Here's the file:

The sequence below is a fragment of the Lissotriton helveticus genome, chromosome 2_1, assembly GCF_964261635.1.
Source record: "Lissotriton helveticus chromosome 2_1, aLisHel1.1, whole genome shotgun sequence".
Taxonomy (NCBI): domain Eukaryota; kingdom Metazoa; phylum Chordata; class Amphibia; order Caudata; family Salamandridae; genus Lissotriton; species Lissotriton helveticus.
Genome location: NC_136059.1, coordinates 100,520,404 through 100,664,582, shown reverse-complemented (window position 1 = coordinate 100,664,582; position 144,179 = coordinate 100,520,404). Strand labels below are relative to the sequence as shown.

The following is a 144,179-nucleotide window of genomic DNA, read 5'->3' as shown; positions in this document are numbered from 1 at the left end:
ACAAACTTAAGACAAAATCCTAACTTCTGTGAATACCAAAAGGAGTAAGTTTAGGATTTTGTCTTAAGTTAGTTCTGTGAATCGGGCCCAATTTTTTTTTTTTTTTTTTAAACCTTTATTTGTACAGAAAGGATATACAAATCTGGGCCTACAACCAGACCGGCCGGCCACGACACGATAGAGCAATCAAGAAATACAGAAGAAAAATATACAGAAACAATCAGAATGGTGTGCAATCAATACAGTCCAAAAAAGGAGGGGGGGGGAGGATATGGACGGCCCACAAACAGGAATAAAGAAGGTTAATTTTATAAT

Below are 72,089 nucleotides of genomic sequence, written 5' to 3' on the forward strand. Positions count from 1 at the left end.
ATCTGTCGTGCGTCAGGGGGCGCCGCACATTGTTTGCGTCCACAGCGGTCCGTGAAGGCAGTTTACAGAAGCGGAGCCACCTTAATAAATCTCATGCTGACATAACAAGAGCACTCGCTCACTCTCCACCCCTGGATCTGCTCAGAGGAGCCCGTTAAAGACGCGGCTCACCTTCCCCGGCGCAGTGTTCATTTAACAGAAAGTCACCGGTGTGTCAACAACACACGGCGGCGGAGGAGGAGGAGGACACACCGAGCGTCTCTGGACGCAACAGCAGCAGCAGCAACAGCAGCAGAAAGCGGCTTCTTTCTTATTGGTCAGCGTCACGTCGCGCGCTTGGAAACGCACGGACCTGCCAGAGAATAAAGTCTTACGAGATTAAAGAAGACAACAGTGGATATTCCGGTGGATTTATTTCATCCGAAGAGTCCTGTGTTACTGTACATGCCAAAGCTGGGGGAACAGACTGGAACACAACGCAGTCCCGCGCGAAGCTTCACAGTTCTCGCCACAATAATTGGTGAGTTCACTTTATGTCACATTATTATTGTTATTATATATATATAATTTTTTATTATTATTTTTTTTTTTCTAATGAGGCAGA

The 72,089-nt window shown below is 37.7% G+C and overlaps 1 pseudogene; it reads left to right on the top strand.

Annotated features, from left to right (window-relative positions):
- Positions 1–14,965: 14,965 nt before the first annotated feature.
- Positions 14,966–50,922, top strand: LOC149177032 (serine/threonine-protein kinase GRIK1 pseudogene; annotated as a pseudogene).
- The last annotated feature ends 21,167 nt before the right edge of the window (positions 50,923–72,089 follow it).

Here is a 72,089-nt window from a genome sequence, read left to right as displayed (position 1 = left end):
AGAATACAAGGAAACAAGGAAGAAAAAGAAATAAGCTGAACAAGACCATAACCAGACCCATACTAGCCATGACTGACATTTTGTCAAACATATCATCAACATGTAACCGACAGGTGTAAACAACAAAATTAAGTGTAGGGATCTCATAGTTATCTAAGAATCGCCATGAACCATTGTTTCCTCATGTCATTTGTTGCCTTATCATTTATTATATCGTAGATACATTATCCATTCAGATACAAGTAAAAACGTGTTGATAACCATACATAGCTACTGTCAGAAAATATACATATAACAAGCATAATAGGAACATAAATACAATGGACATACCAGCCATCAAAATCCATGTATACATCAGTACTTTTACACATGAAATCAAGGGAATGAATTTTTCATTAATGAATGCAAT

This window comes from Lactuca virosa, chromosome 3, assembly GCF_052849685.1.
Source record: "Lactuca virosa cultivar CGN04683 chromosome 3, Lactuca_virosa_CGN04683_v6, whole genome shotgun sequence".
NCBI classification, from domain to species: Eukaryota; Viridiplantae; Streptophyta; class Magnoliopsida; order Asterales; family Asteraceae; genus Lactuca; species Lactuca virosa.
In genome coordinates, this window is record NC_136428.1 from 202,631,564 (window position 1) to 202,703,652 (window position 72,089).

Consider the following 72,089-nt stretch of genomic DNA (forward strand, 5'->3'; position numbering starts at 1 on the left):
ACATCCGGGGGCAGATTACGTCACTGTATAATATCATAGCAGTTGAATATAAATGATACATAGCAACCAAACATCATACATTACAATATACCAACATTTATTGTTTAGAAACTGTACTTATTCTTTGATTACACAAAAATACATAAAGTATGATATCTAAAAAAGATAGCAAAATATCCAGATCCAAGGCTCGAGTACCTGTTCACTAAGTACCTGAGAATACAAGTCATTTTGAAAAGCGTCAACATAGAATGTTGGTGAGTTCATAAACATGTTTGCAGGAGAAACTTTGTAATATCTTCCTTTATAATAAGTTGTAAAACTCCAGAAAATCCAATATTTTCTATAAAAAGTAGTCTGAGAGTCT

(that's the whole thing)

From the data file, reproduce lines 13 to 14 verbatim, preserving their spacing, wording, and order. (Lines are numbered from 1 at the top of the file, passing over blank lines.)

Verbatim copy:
- The last annotated feature ends 21,167 nt before the right edge of the window (positions 50,923–72,089 follow it).

Here is a 72,089-nt window from a genome sequence, read left to right as displayed (position 1 = left end):